How well do Google image results represent reality?
Tue, 23 Jun 2015 14:19:26 +0000
Much has been written about Sir Tim Hunt’s remarks at the World Conference of Science Journalists in Seoul earlier this month. The debate has developed in a number of directions, including a discussion about the gender representation in images returned by Google’s image search, with a specific example being made of the male-dominated results when […]Read more...
Digital Classicist seminar: dissertation special
Tue, 23 Jun 2015 10:50:31 +0000
Digital Classicist London & Institute of Classical Studies Seminar 2015 Friday June 26th at 16:30, in Room G31, Foster Court, Malet Place, WC1E 6BT The seminar this week features Digital Humanities / Digital Classics MA and MSc students from both UCL and KCL giving short presentations on their dissertation research. Two are on the MA/MSc […]Read more...
Digital Humanities refers to the intersection of digital and computational techniques with humanities and cultural heritage. Its objects of study include primary and secondary source material, such as texts, images, film, sound, performance arts and objects in 2D or 3D. These may come from sources such as museums, archives, galleries, archaeological digs or other memory institutions. It aims to produce computational applications and models which make possible new kinds of knowledge both in the humanities disciplines and in computer science and its allied technologies. It also studies the impact of these new techniques on cultural heritage, memory institutions, libraries, archives and digital culture in general.
Digital Humanities is a growing field; the cultural heritage sector in particular is increasingly aware of the need to provide and manage digital content. For example, the British Library published their new digital strategy in April 2010 as did the National Archives, with whom UCL Information Studies has strong links. Most museums are investing heavily in web delivered content. The AHRC has announced that Digital Humanities will be one of its key strategic funding areas from 2011, and research in this area also fits within the EPSRC’s Digital Economy programme. All this provides evidence for the recognition of the importance of the technologies and more general intellectual issues dealt with by the Digital Humanities.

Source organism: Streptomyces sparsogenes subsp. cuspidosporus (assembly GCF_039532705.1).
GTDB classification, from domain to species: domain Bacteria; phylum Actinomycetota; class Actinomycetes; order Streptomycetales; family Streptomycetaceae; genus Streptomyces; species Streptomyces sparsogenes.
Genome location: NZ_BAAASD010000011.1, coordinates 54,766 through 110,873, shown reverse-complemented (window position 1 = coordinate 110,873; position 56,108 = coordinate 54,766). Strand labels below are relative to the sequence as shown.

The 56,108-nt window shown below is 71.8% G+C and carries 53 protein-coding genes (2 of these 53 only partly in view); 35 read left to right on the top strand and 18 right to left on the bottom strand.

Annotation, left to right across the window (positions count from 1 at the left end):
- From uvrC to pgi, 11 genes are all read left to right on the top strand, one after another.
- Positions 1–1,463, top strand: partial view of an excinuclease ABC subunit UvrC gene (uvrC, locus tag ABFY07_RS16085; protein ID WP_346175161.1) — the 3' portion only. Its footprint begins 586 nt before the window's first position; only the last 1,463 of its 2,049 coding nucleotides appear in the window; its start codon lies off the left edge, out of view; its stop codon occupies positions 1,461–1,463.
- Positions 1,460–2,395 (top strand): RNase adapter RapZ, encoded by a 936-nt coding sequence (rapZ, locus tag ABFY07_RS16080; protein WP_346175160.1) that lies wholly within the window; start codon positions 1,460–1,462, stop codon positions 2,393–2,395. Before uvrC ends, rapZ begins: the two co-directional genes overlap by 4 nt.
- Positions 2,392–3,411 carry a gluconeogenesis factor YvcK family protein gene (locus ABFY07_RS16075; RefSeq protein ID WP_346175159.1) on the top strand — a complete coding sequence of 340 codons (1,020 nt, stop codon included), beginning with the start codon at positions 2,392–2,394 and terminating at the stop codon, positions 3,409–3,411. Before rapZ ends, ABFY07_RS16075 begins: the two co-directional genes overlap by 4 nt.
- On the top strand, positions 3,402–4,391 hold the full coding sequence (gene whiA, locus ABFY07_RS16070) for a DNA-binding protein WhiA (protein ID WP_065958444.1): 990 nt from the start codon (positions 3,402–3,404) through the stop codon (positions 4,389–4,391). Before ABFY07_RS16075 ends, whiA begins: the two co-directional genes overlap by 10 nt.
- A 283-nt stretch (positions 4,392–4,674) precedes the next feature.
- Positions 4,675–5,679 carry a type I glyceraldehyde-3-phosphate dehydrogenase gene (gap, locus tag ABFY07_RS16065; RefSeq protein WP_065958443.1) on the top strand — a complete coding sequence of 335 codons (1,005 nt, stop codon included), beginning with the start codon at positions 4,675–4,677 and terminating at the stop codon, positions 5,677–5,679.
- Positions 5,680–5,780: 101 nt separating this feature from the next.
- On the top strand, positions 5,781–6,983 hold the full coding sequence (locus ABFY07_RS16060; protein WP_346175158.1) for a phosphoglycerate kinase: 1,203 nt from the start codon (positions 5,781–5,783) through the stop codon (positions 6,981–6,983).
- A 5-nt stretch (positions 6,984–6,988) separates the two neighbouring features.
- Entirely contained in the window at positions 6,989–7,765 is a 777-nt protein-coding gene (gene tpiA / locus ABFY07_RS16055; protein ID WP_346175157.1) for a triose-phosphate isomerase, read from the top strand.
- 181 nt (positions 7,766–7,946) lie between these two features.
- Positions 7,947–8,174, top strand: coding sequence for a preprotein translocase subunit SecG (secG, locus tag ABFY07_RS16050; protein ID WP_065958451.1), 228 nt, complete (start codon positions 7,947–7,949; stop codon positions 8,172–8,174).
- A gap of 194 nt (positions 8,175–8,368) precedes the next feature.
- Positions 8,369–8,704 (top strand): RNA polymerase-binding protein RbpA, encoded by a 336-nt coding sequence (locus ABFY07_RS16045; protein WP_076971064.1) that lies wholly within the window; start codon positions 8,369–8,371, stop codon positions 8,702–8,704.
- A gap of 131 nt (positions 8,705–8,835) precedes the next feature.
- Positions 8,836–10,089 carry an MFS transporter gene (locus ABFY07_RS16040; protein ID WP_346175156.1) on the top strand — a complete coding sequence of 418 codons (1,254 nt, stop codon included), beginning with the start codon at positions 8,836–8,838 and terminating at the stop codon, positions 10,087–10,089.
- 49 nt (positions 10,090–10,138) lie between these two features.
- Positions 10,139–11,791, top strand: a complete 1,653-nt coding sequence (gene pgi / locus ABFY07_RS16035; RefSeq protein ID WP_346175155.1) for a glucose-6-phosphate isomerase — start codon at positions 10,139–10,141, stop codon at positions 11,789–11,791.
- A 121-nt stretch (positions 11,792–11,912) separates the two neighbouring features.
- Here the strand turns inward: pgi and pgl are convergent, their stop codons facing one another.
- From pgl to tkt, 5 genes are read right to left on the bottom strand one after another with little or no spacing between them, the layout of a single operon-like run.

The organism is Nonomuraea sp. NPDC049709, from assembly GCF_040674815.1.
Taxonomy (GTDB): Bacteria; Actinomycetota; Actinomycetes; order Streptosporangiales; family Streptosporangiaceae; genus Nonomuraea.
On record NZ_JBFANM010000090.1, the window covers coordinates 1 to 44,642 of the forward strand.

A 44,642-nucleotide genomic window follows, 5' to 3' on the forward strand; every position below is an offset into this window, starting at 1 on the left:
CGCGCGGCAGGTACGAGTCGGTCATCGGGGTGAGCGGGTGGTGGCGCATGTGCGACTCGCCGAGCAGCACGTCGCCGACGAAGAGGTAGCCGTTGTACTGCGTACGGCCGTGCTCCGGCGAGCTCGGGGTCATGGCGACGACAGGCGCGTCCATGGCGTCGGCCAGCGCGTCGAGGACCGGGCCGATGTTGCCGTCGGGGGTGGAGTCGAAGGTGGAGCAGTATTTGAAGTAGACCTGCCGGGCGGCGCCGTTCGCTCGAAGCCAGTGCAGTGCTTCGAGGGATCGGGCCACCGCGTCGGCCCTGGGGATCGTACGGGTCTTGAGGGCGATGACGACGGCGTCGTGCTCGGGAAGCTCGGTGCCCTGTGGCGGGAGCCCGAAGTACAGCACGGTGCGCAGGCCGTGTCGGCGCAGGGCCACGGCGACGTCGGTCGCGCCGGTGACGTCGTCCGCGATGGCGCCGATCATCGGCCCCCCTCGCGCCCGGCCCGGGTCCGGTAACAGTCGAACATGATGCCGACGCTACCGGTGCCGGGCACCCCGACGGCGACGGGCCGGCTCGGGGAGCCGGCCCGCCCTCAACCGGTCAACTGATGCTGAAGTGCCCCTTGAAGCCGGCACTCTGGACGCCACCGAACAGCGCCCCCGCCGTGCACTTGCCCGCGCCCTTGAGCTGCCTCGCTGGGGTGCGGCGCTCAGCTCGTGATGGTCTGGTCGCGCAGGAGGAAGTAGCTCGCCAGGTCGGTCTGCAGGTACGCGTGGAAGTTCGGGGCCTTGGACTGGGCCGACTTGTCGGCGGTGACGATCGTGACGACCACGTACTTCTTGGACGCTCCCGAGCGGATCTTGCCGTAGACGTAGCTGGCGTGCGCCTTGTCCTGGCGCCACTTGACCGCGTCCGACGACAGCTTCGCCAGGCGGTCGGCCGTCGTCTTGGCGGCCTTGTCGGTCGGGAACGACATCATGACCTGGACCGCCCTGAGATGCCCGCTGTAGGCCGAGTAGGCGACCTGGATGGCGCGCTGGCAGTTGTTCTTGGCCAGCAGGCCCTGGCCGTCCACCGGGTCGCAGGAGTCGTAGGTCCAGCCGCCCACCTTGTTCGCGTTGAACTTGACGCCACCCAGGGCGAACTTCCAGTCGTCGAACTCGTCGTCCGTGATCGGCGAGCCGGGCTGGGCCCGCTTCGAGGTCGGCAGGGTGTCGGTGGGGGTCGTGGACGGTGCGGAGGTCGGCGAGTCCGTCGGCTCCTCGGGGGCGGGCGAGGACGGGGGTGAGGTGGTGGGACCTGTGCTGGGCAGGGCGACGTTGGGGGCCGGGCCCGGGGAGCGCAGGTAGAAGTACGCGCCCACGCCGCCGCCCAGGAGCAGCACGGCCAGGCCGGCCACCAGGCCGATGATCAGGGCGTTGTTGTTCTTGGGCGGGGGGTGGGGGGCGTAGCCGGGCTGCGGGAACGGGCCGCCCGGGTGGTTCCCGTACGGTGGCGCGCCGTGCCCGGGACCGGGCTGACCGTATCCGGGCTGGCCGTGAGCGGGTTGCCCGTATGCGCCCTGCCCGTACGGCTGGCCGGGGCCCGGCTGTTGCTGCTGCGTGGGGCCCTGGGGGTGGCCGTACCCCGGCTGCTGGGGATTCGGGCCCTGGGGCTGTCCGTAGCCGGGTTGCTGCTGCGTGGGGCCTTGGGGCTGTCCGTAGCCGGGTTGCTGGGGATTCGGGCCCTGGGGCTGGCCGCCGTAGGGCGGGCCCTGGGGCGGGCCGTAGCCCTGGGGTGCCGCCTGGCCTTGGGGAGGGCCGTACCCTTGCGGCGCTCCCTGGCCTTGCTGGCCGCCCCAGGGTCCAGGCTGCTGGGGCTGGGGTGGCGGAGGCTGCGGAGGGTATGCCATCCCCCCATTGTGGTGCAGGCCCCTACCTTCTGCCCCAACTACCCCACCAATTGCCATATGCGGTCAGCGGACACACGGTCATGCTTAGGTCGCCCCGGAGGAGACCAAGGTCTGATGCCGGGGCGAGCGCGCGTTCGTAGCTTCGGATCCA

The UCL Centre for Digital Humanities is a university-wide initiative, funded by the Provost’s Strategic Development Fund, to create a unique environment within UCL where the full potential of the arts and humanities to challenge and inspire technology research is realised. Capitalising on UCL's interdisciplinary expertise in information studies, computing science, and the arts and humanities, this new centre is the hub of a network bringing together researchers interested in the application of digital technologies to research problems in the arts and humanities and cultural heritage sectors in different departments and research centres within UCL. These include Library Services, Museums & Collections and Research Computing, allowing the Centre to benefit from facilities and artefacts ranging from rare books, original artwork and museum objects to high performance computing and 3D scanning. It also aims to collaborate with organisations outside UCL, such as museums, galleries, libraries and archives. Its position in central London, close to the British Museum and British Library, makes this an ideal base from which to make such connections.
James Murdoch, CEO of News Corporation, speaking at the launch of the Centre in May 2010 said that: “Digital technology has significantly changed the way we communicate and share knowledge. The Centre holds great promise, not only for finding new ways of applying technology to the study of the human record but also for providing insights and perspective on how we think about culture and creativity in the future. As a discipline, the digital humanities have grown from the simple use of databases in scholarly work, to an approach championed here at UCL: a partnership in which technology is neither the servant of the humanities, nor its master, but an equal partner. The result has been a balance that has fostered innovation on both sides.”
The Open Educational Resources created by the DHOER project will play an important role in further establishing the Centre, particularly its new MA/MSc programme in Digital Humanities which starts in the 2011/12 academic session. By allowing students to access high-quality teaching and learning resources prior to applying for a degree programme this project will benefit not only UCL in terms of overseas recruitment and academic reputation, but will also be instrumental in consolidating the UK’s role as one of the leading research cultures in this field.
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The release of these resources has been supported by the Higher Education Academy/JISC Open Educational Resources programme.